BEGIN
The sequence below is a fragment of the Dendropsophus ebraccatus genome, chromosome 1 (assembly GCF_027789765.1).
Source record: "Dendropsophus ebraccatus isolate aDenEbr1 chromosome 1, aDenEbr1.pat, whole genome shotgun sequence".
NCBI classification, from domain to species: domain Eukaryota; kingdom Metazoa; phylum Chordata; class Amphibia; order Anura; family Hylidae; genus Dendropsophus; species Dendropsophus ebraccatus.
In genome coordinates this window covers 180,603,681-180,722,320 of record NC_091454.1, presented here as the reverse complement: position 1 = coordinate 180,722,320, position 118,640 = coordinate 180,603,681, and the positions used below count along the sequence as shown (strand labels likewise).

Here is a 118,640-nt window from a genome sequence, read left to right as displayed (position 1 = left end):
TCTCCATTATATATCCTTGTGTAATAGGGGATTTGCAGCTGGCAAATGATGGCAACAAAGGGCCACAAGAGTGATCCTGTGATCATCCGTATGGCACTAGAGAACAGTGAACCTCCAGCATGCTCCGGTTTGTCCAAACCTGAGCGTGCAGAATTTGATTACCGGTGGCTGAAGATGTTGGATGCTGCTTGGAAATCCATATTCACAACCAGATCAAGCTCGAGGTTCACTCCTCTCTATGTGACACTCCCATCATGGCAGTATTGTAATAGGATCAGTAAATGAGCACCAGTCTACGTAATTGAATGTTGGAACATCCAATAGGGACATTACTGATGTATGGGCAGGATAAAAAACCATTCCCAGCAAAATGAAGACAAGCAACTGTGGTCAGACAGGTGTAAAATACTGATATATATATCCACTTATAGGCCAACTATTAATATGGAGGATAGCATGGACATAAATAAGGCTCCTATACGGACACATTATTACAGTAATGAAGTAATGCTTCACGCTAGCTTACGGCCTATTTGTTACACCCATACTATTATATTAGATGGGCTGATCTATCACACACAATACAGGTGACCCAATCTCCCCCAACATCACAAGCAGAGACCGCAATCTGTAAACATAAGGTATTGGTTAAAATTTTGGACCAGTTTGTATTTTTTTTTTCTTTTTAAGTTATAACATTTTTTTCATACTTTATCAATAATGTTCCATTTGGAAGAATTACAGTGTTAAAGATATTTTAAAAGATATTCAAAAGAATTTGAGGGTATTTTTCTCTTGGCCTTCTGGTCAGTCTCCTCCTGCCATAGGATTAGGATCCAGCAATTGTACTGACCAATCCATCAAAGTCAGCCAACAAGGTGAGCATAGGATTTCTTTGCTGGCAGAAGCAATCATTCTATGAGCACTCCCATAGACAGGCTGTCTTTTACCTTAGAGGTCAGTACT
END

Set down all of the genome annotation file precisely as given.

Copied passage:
The sequence below is a fragment of the Dendropsophus ebraccatus genome, chromosome 1 (assembly GCF_027789765.1).
Source record: "Dendropsophus ebraccatus isolate aDenEbr1 chromosome 1, aDenEbr1.pat, whole genome shotgun sequence".
NCBI classification, from domain to species: domain Eukaryota; kingdom Metazoa; phylum Chordata; class Amphibia; order Anura; family Hylidae; genus Dendropsophus; species Dendropsophus ebraccatus.
In genome coordinates this window covers 180,603,681-180,722,320 of record NC_091454.1, presented here as the reverse complement: position 1 = coordinate 180,722,320, position 118,640 = coordinate 180,603,681, and the positions used below count along the sequence as shown (strand labels likewise).

Here is a 118,640-nt window from a genome sequence, read left to right as displayed (position 1 = left end):
TCTCCATTATATATCCTTGTGTAATAGGGGATTTGCAGCTGGCAAATGATGGCAACAAAGGGCCACAAGAGTGATCCTGTGATCATCCGTATGGCACTAGAGAACAGTGAACCTCCAGCATGCTCCGGTTTGTCCAAACCTGAGCGTGCAGAATTTGATTACCGGTGGCTGAAGATGTTGGATGCTGCTTGGAAATCCATATTCACAACCAGATCAAGCTCGAGGTTCACTCCTCTCTATGTGACACTCCCATCATGGCAGTATTGTAATAGGATCAGTAAATGAGCACCAGTCTACGTAATTGAATGTTGGAACATCCAATAGGGACATTACTGATGTATGGGCAGGATAAAAAACCATTCCCAGCAAAATGAAGACAAGCAACTGTGGTCAGACAGGTGTAAAATACTGATATATATATCCACTTATAGGCCAACTATTAATATGGAGGATAGCATGGACATAAATAAGGCTCCTATACGGACACATTATTACAGTAATGAAGTAATGCTTCACGCTAGCTTACGGCCTATTTGTTACACCCATACTATTATATTAGATGGGCTGATCTATCACACACAATACAGGTGACCCAATCTCCCCCAACATCACAAGCAGAGACCGCAATCTGTAAACATAAGGTATTGGTTAAAATTTTGGACCAGTTTGTATTTTTTTTTTCTTTTTAAGTTATAACATTTTTTTCATACTTTATCAATAATGTTCCATTTGGAAGAATTACAGTGTTAAAGATATTTTAAAAGATATTCAAAAGAATTTGAGGGTATTTTTCTCTTGGCCTTCTGGTCAGTCTCCTCCTGCCATAGGATTAGGATCCAGCAATTGTACTGACCAATCCATCAAAGTCAGCCAACAAGGTGAGCATAGGATTTCTTTGCTGGCAGAAGCAATCATTCTATGAGCACTCCCATAGACAGGCTGTCTTTTACCTTAGAGGTCAGTACT